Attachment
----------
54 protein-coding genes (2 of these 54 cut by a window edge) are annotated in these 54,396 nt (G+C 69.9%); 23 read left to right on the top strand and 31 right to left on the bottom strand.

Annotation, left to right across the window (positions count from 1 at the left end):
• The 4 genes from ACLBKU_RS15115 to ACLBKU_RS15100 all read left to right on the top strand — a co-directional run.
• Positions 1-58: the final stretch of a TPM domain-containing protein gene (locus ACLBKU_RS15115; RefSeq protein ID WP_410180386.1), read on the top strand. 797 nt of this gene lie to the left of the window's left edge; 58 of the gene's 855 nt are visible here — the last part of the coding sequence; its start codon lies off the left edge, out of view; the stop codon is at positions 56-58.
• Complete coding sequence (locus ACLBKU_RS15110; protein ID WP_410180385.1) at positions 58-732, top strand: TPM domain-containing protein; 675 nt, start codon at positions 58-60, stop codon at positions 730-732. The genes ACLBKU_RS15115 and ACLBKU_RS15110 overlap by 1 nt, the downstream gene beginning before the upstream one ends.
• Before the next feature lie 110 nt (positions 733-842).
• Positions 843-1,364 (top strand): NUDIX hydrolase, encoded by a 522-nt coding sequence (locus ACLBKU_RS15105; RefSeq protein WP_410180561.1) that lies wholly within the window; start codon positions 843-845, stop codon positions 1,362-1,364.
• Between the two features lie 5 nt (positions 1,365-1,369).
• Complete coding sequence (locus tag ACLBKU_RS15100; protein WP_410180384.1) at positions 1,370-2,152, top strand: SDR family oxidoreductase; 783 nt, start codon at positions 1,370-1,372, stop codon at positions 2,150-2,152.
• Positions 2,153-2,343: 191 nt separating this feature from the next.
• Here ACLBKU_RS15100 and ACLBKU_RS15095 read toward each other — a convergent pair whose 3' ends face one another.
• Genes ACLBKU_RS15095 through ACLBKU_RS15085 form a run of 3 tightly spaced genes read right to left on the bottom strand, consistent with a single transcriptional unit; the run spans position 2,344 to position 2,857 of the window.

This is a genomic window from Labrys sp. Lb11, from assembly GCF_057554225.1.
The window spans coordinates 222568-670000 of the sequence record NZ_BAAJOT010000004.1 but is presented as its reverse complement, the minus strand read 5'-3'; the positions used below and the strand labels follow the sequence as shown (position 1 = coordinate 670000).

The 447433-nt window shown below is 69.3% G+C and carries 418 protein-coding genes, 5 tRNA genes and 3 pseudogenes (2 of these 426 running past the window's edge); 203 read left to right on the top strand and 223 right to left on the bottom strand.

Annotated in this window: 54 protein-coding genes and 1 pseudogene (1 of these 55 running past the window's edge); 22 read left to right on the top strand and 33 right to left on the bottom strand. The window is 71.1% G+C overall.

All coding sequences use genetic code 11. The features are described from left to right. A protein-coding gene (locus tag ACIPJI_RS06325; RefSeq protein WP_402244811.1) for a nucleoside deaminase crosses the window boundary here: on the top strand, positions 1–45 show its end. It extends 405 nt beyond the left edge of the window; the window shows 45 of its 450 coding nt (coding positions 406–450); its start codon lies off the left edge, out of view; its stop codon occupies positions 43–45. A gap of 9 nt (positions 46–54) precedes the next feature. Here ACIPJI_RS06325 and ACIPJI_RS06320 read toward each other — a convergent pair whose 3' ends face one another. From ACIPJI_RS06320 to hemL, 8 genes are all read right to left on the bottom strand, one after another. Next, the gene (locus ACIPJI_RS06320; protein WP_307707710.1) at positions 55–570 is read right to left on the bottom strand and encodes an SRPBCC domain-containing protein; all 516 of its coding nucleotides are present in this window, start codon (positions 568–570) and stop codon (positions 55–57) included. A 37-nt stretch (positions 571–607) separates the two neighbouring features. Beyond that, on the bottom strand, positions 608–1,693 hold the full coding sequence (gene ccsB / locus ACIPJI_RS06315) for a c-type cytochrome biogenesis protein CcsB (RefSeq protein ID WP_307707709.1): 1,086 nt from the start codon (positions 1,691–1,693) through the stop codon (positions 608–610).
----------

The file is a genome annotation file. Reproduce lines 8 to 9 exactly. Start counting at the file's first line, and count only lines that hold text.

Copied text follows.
• Between the two features lie 5 nt (positions 1,365-1,369).
• Complete coding sequence (locus tag ACLBKU_RS15100; protein WP_410180384.1) at positions 1,370-2,152, top strand: SDR family oxidoreductase; 783 nt, start codon at positions 1,370-1,372, stop codon at positions 2,150-2,152.